Low vision devices

By: Texas State Optical  07/13/2014
Keywords: eye doctor, Optometry Practice, Eye Doctors

If you have hazy or blurred vision, light sensitivity, loss of peripheral vision, night blindness, a need for more light than before, unusual floaters or spots, or difficulty reading - your first step is to see an eyecare professional for a complete exam. These could be the first signs of a serious eye disease such as macular degeneration, glaucoma, or retinitis pigmentosa. Or, they could mean you are developing a cataract that needs removal. Whatever the case, it's wise to take action before further vision loss occurs. If your eye doctor finds you have a vision loss that cannot be corrected with eyewear, medical treatment or surgery, they can refer you to a low vision specialist. Usually an optometrist, a low vision specialist can evaluate the degree and type of vision loss you have, prescribe appropriate low vision aids, and help you learn how to use them. The low vision specialist can also recommend non-optical adaptive devices, such as large-print books, audio tapes, special light fixtures and signature guides for signing checks and documents. If necessary, your eye doctor or low vision specialist can also refer you to a counselor to help you cope with your loss of vision.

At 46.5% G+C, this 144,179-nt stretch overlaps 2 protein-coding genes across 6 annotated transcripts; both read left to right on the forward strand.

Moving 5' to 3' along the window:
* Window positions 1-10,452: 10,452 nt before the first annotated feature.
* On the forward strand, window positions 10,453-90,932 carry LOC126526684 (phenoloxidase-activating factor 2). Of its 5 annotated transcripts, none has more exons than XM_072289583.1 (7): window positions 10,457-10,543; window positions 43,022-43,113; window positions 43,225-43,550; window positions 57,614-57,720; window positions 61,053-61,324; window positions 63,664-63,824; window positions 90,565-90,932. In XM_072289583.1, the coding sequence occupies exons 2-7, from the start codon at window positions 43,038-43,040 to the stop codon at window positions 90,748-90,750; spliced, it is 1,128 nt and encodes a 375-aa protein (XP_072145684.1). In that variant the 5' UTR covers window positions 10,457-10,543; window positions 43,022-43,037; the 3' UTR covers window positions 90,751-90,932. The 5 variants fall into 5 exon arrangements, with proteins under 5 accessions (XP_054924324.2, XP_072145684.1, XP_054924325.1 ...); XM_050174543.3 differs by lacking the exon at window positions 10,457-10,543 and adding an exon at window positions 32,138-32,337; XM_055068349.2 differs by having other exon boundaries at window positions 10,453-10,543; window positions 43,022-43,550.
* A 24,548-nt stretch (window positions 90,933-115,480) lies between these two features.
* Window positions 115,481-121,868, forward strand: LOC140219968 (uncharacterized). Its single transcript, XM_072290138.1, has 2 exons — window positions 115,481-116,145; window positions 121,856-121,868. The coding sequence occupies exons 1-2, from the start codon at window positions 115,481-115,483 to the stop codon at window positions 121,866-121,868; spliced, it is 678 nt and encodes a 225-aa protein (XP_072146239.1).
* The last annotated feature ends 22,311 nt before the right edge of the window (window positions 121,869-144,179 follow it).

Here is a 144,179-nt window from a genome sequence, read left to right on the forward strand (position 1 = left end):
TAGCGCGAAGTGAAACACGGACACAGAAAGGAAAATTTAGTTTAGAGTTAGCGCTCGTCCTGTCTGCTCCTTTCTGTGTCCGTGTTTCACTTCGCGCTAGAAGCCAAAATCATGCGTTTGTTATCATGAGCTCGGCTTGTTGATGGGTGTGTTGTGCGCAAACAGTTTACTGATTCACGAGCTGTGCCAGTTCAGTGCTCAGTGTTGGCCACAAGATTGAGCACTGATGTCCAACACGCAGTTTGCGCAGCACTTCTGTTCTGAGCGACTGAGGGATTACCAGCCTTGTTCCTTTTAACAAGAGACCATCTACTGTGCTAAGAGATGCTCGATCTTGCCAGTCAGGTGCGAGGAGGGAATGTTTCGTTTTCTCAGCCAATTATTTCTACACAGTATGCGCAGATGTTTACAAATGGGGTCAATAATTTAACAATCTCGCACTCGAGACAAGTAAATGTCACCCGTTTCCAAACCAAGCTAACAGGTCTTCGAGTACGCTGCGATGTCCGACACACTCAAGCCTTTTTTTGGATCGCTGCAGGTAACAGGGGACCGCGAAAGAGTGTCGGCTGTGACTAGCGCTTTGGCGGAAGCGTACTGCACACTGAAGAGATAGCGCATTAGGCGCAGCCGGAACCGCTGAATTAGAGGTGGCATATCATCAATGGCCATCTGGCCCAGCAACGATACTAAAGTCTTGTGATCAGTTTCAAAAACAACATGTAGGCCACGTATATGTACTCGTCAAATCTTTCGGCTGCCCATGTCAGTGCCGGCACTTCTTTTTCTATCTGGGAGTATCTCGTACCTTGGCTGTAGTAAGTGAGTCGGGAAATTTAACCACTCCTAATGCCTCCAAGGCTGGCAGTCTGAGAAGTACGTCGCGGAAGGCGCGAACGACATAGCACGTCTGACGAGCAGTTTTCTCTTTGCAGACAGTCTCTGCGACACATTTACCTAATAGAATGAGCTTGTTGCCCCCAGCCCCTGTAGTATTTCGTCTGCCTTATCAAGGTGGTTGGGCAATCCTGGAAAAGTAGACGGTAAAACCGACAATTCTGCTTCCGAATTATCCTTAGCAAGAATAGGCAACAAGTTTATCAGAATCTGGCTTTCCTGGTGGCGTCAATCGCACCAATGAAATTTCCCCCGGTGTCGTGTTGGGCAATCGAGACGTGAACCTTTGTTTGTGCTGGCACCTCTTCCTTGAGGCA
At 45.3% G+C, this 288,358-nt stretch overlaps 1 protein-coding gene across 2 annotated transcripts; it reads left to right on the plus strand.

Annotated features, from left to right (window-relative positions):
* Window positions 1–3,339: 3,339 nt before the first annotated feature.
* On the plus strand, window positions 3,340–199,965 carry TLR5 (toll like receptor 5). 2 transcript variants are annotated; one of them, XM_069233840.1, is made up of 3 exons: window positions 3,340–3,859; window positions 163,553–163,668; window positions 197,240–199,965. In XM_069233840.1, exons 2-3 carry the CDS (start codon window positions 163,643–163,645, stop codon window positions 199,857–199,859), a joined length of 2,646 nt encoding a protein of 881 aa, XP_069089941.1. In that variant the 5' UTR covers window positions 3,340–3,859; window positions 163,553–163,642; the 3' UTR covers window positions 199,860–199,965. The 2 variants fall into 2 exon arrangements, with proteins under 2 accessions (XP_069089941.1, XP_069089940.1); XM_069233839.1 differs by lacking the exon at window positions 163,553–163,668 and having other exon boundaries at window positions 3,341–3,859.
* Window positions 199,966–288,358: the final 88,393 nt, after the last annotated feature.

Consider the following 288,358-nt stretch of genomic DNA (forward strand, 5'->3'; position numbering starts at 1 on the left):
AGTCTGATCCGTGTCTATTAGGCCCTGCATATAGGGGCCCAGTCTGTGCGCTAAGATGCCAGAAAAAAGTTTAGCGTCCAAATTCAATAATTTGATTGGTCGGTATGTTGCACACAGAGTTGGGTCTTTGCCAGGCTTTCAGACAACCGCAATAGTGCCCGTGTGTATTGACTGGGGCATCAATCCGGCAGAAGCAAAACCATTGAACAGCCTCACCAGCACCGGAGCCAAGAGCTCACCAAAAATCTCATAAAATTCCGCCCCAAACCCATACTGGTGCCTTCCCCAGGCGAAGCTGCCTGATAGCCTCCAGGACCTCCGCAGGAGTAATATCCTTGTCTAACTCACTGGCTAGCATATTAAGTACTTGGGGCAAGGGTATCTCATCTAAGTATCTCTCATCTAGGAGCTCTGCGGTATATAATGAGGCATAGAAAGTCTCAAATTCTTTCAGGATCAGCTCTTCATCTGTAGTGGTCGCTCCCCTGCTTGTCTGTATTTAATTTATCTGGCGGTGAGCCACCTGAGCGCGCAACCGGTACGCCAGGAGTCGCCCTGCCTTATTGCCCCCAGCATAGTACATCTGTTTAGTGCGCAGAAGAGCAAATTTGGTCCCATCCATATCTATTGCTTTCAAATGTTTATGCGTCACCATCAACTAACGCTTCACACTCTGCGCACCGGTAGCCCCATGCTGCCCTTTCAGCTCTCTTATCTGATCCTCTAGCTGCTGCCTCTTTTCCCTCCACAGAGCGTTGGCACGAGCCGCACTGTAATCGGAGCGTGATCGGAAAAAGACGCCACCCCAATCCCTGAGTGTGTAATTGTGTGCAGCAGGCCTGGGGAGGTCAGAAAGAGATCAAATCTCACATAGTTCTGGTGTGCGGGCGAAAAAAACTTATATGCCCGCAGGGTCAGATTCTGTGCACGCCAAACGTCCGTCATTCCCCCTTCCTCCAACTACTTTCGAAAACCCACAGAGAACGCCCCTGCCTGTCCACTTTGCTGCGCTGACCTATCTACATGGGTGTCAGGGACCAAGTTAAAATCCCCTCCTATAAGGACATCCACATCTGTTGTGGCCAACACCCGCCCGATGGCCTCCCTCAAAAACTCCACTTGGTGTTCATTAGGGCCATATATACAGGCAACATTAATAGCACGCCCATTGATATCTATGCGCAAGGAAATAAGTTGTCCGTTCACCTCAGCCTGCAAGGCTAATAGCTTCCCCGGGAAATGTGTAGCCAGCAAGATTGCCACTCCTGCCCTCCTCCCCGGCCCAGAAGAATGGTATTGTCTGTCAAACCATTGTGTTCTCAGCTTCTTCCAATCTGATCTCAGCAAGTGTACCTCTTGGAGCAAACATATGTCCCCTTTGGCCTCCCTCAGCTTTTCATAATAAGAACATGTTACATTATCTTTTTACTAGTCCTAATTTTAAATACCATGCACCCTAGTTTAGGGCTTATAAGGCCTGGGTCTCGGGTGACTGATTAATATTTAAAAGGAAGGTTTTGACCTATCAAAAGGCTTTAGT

Keywords: eye doctor, Eye Doctors, Eyewear Needs, Optometry Practice

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